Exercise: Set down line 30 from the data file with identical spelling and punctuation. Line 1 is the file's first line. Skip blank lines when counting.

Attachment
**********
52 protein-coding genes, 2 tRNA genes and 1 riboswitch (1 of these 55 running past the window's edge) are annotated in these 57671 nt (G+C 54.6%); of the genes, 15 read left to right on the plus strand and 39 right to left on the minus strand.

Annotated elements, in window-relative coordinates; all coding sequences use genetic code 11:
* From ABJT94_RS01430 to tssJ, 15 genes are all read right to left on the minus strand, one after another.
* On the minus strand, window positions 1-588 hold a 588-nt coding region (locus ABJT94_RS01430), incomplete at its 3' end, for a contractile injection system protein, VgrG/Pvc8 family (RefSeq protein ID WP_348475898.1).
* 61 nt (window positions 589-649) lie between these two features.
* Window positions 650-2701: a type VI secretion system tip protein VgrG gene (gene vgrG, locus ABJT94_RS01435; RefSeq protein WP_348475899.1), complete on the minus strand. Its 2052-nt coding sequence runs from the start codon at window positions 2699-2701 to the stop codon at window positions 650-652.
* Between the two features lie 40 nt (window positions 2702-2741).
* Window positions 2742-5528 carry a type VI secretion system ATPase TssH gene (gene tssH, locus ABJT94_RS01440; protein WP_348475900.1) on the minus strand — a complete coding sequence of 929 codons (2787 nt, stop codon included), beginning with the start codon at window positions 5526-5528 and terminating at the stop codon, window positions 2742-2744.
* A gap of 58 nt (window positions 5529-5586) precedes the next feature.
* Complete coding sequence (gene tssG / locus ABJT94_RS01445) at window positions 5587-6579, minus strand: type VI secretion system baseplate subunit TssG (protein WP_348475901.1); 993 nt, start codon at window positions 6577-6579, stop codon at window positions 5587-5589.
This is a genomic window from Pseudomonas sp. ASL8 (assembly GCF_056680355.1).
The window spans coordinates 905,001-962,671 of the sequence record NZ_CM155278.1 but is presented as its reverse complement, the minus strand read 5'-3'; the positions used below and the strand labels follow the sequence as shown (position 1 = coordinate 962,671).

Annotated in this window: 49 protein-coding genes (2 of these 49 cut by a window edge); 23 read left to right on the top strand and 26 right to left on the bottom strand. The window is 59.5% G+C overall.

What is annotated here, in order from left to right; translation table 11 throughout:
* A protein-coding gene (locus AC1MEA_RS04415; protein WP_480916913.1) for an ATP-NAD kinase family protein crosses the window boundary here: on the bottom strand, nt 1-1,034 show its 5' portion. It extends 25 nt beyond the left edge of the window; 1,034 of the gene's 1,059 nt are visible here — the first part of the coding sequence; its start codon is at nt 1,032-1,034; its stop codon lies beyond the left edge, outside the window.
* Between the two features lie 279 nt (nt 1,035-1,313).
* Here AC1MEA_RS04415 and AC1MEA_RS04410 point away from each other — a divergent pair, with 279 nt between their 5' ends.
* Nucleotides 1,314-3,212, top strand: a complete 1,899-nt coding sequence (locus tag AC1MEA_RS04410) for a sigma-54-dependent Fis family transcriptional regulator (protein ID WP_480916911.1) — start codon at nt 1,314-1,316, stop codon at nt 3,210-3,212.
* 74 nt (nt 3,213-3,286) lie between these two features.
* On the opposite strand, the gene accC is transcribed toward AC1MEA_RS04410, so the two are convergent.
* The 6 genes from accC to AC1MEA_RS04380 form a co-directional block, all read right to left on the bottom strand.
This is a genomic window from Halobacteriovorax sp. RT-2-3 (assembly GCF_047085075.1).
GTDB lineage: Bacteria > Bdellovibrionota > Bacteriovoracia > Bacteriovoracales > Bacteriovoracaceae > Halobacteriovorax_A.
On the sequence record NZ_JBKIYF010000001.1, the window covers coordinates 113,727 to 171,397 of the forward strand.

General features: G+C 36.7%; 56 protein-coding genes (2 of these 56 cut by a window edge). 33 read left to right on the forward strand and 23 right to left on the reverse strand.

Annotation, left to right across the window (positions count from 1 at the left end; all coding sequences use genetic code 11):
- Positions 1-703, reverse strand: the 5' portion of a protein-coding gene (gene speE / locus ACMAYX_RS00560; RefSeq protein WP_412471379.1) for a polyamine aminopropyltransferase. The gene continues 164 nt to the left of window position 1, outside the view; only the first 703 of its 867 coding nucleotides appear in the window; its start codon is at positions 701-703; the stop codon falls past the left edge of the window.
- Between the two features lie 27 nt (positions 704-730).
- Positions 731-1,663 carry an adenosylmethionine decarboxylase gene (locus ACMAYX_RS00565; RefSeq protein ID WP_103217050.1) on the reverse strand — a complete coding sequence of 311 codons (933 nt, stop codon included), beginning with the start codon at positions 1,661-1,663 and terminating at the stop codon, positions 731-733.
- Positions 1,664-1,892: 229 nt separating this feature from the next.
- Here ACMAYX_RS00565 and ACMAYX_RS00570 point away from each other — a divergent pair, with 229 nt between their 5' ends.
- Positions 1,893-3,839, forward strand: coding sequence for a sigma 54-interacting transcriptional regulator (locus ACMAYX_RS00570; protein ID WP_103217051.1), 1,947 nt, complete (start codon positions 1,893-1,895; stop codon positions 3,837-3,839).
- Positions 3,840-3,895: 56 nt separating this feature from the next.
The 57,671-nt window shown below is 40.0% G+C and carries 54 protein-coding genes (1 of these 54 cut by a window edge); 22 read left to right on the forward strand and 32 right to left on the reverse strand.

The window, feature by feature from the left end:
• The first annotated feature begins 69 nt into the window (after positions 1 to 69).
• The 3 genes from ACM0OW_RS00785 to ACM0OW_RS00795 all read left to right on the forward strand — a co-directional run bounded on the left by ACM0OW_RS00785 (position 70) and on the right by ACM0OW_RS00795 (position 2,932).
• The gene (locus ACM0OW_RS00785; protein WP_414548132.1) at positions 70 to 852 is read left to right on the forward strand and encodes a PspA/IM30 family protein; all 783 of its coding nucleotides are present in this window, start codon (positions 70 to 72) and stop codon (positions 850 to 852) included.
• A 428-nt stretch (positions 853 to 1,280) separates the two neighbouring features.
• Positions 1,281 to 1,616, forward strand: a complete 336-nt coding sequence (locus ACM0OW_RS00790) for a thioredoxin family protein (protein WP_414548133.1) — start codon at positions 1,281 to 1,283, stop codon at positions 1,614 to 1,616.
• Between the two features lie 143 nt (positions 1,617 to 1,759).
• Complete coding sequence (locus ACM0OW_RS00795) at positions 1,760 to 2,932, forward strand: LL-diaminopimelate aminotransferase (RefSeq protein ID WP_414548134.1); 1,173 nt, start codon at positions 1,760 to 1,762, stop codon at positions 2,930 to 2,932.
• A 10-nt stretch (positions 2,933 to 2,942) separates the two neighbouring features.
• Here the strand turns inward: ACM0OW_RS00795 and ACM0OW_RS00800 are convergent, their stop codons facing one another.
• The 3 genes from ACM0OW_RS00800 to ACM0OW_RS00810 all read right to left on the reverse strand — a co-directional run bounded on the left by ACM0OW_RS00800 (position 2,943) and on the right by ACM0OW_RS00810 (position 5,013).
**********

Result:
- Positions 1,664-1,892: 229 nt separating this feature from the next.